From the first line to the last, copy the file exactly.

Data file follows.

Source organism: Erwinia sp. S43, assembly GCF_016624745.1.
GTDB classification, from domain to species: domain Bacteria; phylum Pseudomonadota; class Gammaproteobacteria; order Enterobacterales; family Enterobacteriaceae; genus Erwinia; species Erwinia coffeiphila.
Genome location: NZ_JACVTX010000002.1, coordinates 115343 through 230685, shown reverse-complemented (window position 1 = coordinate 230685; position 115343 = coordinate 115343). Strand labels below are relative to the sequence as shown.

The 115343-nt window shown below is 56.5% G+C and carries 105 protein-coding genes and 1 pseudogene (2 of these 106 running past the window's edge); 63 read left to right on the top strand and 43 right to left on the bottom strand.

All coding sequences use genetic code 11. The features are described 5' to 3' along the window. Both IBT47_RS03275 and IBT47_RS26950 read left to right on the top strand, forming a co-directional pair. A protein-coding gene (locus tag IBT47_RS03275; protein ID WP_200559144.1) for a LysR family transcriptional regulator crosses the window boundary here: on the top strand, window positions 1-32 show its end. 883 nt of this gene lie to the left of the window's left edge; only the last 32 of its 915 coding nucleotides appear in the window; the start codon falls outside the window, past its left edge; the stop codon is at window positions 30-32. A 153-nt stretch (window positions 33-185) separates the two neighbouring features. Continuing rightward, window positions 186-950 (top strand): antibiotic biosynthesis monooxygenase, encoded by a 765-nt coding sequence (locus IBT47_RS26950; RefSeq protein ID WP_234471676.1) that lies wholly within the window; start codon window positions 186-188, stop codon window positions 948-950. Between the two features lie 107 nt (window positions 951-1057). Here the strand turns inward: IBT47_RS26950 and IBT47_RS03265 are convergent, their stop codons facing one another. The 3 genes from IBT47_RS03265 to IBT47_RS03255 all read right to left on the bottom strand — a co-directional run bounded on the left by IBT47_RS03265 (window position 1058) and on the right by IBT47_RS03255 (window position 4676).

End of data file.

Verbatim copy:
Source organism: Erwinia sp. S43, assembly GCF_016624745.1.
GTDB classification, from domain to species: domain Bacteria; phylum Pseudomonadota; class Gammaproteobacteria; order Enterobacterales; family Enterobacteriaceae; genus Erwinia; species Erwinia coffeiphila.
Genome location: NZ_JACVTX010000002.1, coordinates 115343 through 230685, shown reverse-complemented (window position 1 = coordinate 230685; position 115343 = coordinate 115343). Strand labels below are relative to the sequence as shown.

The 115343-nt window shown below is 56.5% G+C and carries 105 protein-coding genes and 1 pseudogene (2 of these 106 running past the window's edge); 63 read left to right on the top strand and 43 right to left on the bottom strand.

All coding sequences use genetic code 11. The features are described 5' to 3' along the window. Both IBT47_RS03275 and IBT47_RS26950 read left to right on the top strand, forming a co-directional pair. A protein-coding gene (locus tag IBT47_RS03275; protein ID WP_200559144.1) for a LysR family transcriptional regulator crosses the window boundary here: on the top strand, window positions 1-32 show its end. 883 nt of this gene lie to the left of the window's left edge; only the last 32 of its 915 coding nucleotides appear in the window; the start codon falls outside the window, past its left edge; the stop codon is at window positions 30-32. A 153-nt stretch (window positions 33-185) separates the two neighbouring features. Continuing rightward, window positions 186-950 (top strand): antibiotic biosynthesis monooxygenase, encoded by a 765-nt coding sequence (locus IBT47_RS26950; RefSeq protein ID WP_234471676.1) that lies wholly within the window; start codon window positions 186-188, stop codon window positions 948-950. Between the two features lie 107 nt (window positions 951-1057). Here the strand turns inward: IBT47_RS26950 and IBT47_RS03265 are convergent, their stop codons facing one another. The 3 genes from IBT47_RS03265 to IBT47_RS03255 all read right to left on the bottom strand — a co-directional run bounded on the left by IBT47_RS03265 (window position 1058) and on the right by IBT47_RS03255 (window position 4676).